Single Molecule Ultrafast X-Ray Diffraction

Single Molecule Ultrafast X-Ray Diffraction

Single molecule coherent diffractive imaging is a promising tool for structure determination of bio molecules. We develop methods allowing image reconstruction from spares scattering patterns and investigate from computer simulations how radiation damage limits the applicability of this method.

X-ray diffraction is the primary source for structure determination of bio molecules. Due to the low intensity of available x-ray sources, crystallized samples are required to yield sufficient scattering signal. However, crystallization is experimentally challenging and biases the molecular structure. Newly developed x-ray sources,  such as the free electron laser XFEL in Hamburg, will provide high intense illumination sources, such that scattering experiments with single bio molecules become possible. In the experiment, a stream of hydrated single molecules enters the x-ray beam by e.g. applying electrospraying techniques. Due to the high photon flux of the incident beam, a single molecule undergoes severe radiation damage eventually leading to Coulomb explosion, however high beam intensity is required to register enough elastically scattered photons on the detector. Hence understanding the competition between elastic and inelastic scattering in those experiments is crucial for structure determination.

To investigate the applicability of this approach, we examine:

  • How the immediate radiation damage influences the scattering signal
  • How to reconstruct the molecular structure from multiple sparse and biased diffraction images

Radiation Damage in Single Molecule X-Ray Scattering

Sketch of primary radiation damage mechanisms: Photo ionization of core shell electrons and subsequent Auger decay.

The primary process of radiation damage relevant here is photo ionization of electrons in the inner most atomic shell (K-shell). This is followed by Auger decay, during which an electron from an outer shell refills the core, while a second valence electron is emitted (see animation). Thereby the molecule charges up in sequences of K-shell ionization and Auger decay, which causes the deformation of the molecular structure (Coulomb explosion). To understand how fast structure desintegration proceeds within the recording time of the diffraction pattern, we study the two elementary processes, K-shell ionization and Auger decay in molecules via quantum chemical methods. Of particular relevance are electronic states with hollow K-shells, since ionization can outrun the refilling (Auger decay) of the K-shell, such that all electrons in the K-shell are stripped off [Inhester et al. 2012, Inhester et al. 2013].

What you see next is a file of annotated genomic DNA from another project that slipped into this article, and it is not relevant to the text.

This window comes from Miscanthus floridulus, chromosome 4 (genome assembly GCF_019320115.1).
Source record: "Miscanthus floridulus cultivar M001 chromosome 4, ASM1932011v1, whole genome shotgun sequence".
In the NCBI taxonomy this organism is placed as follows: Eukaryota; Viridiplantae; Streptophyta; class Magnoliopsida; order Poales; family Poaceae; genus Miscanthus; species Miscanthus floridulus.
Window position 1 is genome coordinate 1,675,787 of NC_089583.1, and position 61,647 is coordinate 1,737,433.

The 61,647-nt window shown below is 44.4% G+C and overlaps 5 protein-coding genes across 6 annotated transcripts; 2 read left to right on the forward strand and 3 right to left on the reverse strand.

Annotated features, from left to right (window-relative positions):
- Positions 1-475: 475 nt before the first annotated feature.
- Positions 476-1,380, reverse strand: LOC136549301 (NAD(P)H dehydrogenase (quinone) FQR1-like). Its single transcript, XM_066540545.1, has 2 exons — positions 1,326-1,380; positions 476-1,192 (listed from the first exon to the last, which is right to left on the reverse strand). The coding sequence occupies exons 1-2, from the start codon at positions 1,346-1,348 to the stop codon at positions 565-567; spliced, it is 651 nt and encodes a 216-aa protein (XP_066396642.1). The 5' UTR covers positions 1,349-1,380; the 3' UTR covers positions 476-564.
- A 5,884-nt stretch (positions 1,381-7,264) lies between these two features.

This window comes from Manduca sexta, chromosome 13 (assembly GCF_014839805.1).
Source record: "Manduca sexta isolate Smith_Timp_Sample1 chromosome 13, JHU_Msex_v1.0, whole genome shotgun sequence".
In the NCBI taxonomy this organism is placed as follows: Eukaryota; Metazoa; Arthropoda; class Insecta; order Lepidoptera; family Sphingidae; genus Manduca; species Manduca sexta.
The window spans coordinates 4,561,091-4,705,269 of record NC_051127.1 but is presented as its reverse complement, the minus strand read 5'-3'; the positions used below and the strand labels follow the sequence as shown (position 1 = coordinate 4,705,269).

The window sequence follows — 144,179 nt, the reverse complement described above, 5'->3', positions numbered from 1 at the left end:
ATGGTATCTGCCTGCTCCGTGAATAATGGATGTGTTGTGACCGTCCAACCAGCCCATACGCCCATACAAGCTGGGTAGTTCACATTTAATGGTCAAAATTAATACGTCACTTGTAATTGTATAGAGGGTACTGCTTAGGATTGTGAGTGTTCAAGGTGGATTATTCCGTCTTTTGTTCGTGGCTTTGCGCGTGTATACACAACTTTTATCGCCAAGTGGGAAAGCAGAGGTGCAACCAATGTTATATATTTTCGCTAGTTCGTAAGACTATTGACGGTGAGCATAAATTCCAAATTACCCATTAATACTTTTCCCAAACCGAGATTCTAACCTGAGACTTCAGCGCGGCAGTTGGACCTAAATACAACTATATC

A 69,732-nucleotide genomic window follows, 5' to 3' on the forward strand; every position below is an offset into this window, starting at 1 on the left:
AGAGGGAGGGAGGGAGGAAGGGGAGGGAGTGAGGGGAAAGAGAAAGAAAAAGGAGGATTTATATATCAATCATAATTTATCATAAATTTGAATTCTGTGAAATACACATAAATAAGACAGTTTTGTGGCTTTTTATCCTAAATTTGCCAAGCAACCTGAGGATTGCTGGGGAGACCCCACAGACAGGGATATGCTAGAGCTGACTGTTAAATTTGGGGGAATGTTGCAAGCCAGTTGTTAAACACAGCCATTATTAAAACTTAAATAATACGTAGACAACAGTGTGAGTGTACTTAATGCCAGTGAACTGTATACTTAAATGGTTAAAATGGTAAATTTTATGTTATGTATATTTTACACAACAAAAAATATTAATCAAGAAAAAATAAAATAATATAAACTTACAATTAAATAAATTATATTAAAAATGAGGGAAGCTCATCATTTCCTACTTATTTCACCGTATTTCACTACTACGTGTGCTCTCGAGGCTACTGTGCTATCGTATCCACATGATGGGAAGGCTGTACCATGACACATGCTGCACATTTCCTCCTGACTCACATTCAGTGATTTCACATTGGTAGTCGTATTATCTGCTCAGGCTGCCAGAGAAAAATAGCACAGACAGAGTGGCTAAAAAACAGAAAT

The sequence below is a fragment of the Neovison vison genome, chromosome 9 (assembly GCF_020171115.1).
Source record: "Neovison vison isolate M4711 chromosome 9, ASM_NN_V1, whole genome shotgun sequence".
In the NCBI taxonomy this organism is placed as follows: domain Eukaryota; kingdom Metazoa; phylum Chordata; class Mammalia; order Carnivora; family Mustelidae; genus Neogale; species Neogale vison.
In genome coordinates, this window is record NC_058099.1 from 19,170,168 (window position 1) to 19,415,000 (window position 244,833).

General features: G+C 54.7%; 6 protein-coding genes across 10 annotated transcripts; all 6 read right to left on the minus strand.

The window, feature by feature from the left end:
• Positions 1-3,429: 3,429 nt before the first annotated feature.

Electron Dynamics After Core Shell Ionization

The Auger decay plays a crucial role in the radiation damage process during single molecule X-ray scattering experiments as the refilling of the K-shell hole opens the possibility for another photo ionization from the core shell, further accelerating the destruction of the target molecule by the Coulomb explosion. To better understand the impact of the refilling dynamics on the radiation damage we calculate the electron dynamics in space and time in atoms after sudden ionization from the K-shell or while coupled to ionizing X-ray radiation via the dipole approximation. To this end the time-dependent Schrödinger equation is solved using ab initio methods from quantum chemistry combined with problem adapted basis sets for the spatial representation of the wave function.

Structure Determination from Single Molecule X-Ray Scattering

Two approaches to structure determination from single-molecule diffraction experiments. For each recorded image, photon arrival positions are shown in red (dark gray) dots. (a) The spatial orientation (θ,ψ,ϕ) of the irradiated molecule, here a glutathione, is determined for each of the images separately, and the molecular transform is derived by averaging the images in reciprocal space. (b) A structure that fits best to the entire set of photon arrival positions is determined.

Reconstructing the structure from the experimental scattering images has to deal with two major problems of the setup. First, the orientation of the molecule during a single shot is unknown. Second, the number of photons scattered by one molecule is small and this leads to low signal to noise ratios. In this project, we therefore investigate new methods to retrieve the structure from the sparse scattering data with the help of statistical and analytical approaches.

  1. Bayesian orientation estimates and structure prediction
  2. Structure determination using three photons per image (photon correlations)

More information is provided on the Three-Photon Correlation Website


Inhester, L.; Burmeister, C.; Groenhof, G.; Grubmuller, H.: Auger spectrum of a water molecule after single and double core ionization. Journal of Chemical Physics 136 (14), 144304 (2012)
Inhester, L.; Groenhof, G.; Grubmüller, H.: Core hole screening and decay rates of double core ionized first row hydrides. The Journal of Chemical Physics 138 (16), 164304 (2013)
Walczak, M.; Grubmüller, H.: Bayesian orientation estimate and structure information from sparse single-molecule x-ray diffraction images. Physical Review E 90 (2), 022714 (2014)
Walczak, M.; Grubmüller, H.: BASDet: Bayesian approach(es) for structure determination from single molecule X-ray diffration images. Computer Physics Communications 201, pp. 159 - 166 (2016)
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